Successions Lawyer in St. Tammany Parish
How Your Property Transfers to Your Loved Ones When You Die
Having a will is a critical component of estate planning because it can maintain order and lessen confusion in your family when you die. When you arrange your affairs in this way, there should be little to no question regarding who has a legal right to your property when you die.
Ensure your loved ones know what to do when you die by having a valid will in place – Olsen Law Office can help. Contact our St. Tammany Parish succession lawyer online or call (985) 256-3553 to create or alter your will.
Do You Have to Have a Succession in Louisiana?
In Louisiana, almost all estates, no matter how big or small, will wind up going through a succession. Other states may call it probate, but a succession in Louisiana is the legal process for transferring a deceased person's assets to his or her heirs.
Two types of succession exist in Louisiana, and one or the other becomes relevant upon someone’s death according to whether or not that person has a valid last will and testament. There are very few instances where a succession will not be necessary, that's why it's important to speak with an experienced succession attorney.
A testate succession is when a person dies with a valid last will and testament. The inheriting person is what the law terms a legatee. During the succession process, the property contained within a testate succession is transferred to the legatees.
Once the testament is filed with the court, anyone named as a legatee then files a request with the court to acquire the deceased person’s property according to how it was allocated to them in the deceased person’s will. A judgement of possession will finalize a legatee’s right to the property.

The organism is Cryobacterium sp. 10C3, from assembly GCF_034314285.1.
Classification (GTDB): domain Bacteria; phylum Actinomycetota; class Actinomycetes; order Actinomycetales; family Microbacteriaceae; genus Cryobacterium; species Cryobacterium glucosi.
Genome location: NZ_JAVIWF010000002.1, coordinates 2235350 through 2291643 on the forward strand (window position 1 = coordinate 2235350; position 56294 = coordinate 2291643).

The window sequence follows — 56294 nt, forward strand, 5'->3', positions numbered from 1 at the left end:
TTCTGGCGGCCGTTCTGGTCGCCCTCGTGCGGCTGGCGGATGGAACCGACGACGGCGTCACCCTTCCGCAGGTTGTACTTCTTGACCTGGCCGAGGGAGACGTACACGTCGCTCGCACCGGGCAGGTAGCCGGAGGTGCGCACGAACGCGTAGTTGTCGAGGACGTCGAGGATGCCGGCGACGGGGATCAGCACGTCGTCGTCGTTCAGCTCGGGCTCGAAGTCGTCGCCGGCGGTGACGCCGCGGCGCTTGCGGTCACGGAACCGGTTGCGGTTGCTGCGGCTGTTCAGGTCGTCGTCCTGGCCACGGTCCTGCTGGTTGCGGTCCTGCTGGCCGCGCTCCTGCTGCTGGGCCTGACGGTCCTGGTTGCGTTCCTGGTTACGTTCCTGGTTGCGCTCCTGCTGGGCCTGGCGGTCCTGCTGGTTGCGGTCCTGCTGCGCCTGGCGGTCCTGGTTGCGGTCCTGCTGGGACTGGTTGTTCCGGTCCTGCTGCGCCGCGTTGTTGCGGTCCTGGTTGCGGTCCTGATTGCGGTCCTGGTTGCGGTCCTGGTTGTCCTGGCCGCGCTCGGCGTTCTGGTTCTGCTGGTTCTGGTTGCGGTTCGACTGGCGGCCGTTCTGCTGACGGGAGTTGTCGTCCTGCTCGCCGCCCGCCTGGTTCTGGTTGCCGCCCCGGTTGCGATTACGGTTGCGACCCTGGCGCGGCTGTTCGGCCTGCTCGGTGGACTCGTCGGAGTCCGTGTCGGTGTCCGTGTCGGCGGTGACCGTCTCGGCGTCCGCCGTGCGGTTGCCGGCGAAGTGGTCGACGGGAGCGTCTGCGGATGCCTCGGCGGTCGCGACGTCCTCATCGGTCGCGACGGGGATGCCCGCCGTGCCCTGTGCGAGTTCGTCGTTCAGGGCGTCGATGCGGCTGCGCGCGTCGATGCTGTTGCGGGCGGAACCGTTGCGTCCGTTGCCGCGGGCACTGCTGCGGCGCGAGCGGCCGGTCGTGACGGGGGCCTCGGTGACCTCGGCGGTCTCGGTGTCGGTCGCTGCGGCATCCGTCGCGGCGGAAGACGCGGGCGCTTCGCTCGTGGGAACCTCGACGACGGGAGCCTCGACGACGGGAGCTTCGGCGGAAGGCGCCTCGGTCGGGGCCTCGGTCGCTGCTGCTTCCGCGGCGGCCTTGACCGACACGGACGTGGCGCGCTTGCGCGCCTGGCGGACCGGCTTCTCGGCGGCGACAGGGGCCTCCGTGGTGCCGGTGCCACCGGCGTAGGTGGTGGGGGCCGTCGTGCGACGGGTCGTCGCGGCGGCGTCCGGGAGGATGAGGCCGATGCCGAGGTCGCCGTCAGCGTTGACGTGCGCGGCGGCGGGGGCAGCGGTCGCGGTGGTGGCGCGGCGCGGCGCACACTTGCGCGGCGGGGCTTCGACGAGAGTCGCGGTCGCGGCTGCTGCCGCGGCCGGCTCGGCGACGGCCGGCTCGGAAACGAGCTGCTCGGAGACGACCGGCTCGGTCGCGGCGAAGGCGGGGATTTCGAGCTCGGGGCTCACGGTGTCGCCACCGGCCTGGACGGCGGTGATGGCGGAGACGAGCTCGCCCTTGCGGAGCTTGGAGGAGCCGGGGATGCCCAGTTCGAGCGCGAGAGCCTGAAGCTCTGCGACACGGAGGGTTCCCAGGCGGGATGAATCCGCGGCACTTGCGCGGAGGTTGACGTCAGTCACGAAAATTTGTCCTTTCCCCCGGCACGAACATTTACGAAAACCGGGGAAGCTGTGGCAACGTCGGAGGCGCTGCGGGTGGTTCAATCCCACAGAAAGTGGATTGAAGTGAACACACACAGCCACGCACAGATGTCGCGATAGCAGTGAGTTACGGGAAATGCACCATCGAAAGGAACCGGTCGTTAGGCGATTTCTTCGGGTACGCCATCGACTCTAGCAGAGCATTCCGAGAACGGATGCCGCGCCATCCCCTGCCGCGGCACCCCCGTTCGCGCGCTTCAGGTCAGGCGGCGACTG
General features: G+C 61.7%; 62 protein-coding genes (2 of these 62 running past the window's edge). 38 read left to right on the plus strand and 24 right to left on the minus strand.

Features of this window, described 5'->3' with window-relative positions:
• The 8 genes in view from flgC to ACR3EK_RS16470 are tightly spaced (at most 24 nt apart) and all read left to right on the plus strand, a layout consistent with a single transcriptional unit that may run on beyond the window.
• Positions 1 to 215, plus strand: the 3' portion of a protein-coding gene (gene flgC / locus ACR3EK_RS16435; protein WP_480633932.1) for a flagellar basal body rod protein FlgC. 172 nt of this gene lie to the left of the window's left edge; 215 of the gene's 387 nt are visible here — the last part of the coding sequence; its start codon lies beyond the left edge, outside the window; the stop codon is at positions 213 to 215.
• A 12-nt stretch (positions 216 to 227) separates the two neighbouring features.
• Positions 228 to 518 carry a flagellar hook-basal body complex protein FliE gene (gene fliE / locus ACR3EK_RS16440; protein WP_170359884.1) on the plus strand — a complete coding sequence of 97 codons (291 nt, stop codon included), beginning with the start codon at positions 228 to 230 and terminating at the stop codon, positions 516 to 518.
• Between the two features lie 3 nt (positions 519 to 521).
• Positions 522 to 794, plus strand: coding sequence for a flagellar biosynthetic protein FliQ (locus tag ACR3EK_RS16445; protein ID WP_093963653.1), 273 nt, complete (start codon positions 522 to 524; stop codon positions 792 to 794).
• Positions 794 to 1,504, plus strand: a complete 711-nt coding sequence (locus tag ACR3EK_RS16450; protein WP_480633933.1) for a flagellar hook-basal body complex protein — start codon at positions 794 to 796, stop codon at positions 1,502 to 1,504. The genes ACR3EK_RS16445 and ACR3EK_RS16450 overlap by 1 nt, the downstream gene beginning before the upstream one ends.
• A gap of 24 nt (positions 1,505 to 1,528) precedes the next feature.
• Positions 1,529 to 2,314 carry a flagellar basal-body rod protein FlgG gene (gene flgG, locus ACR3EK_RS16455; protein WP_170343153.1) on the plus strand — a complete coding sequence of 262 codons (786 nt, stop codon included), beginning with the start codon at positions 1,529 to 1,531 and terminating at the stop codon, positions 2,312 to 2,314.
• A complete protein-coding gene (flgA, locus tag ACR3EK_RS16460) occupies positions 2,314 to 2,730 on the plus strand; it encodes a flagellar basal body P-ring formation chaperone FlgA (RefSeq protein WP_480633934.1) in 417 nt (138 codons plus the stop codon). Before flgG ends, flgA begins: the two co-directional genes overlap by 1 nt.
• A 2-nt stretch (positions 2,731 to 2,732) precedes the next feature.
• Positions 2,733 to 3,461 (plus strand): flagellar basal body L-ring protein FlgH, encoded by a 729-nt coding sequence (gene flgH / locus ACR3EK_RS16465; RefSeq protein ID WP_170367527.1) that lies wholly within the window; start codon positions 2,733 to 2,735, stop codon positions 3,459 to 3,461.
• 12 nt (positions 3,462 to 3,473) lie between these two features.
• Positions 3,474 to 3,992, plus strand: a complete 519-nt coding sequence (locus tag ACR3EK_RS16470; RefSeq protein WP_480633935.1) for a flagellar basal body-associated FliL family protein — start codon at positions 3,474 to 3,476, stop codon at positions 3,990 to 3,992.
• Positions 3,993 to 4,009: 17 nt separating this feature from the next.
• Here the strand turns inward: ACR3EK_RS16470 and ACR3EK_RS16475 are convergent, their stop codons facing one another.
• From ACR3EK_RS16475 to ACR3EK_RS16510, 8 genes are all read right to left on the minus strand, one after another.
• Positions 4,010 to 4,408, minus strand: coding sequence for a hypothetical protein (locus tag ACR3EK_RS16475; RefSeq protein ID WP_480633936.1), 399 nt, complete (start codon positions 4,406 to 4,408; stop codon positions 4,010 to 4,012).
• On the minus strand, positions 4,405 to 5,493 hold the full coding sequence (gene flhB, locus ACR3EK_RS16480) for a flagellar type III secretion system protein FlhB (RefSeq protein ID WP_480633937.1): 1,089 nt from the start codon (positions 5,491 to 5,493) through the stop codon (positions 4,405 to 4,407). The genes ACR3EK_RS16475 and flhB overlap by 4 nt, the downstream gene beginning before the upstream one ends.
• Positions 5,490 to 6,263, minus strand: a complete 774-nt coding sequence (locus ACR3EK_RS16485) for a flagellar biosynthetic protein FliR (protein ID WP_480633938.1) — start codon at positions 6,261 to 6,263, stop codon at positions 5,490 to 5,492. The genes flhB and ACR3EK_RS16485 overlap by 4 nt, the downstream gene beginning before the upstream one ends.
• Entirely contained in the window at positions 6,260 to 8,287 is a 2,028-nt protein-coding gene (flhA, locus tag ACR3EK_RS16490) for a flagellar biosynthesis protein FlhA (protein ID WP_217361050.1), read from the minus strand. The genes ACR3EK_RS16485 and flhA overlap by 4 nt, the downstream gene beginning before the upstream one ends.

Judgement of Possession in Louisiana
In Louisiana, a judgement of possession is a document which orders the distribution of assets so that third parties who control the deceased's assets will transfer the assets to the heirs. Property will be re-deeded, titles of automobiles will be transferred, and bank accounts can be emptied without the signature of the deceased.
An intestate succession occurs when a person dies without a valid last will and testament. When this happens, anyone who believes they are the legal heir of the deceased must petition the court for this recognition to receive the deceased’s property.
How Succession Is Carried Out
Testate and intestate successions are done by simple possession or by administration. If done by simple possession, the heirs are sent directly into possession. If done by administration, a succession representative – or executor, if appointed by a last will and testament – is appointed and will administer the estate. The succession representative will sell any necessary assets, pay any outstanding debts, and ultimately place the heirs or legatees into possession of the decedent’s property.
Louisiana Affidavit of Small Succession
In some specific situations in Louisiana, a small succession affidavit may be acceptable. An estate generally qualifies if the gross estate of the deceased is less than $125,000, the deceased is a resident of Louisiana, and the deceased did not have a last will and testament.
A small succession affidavit may also be allowed when a person dies while residing outside of Louisiana, the estate was opened in a different state, but the person owned property in the state of Louisiana. It is important to note that although a small succession affidavit is allowed by law, some institutions will not honor it and will require the heirs to open judicial proceedings.
Our succession attorney in St. Tammany Parish also represents heirs and legatees involved in open and ongoing succession litigation. We will ensure that the rights of the heirs and legatees are protected and that the succession is administered in accordance with Louisiana Law.If you need legal representation to help with succession litigation, Olsen Law Office is here for you. Call us at (985) 256-3553 at any time for a consultation.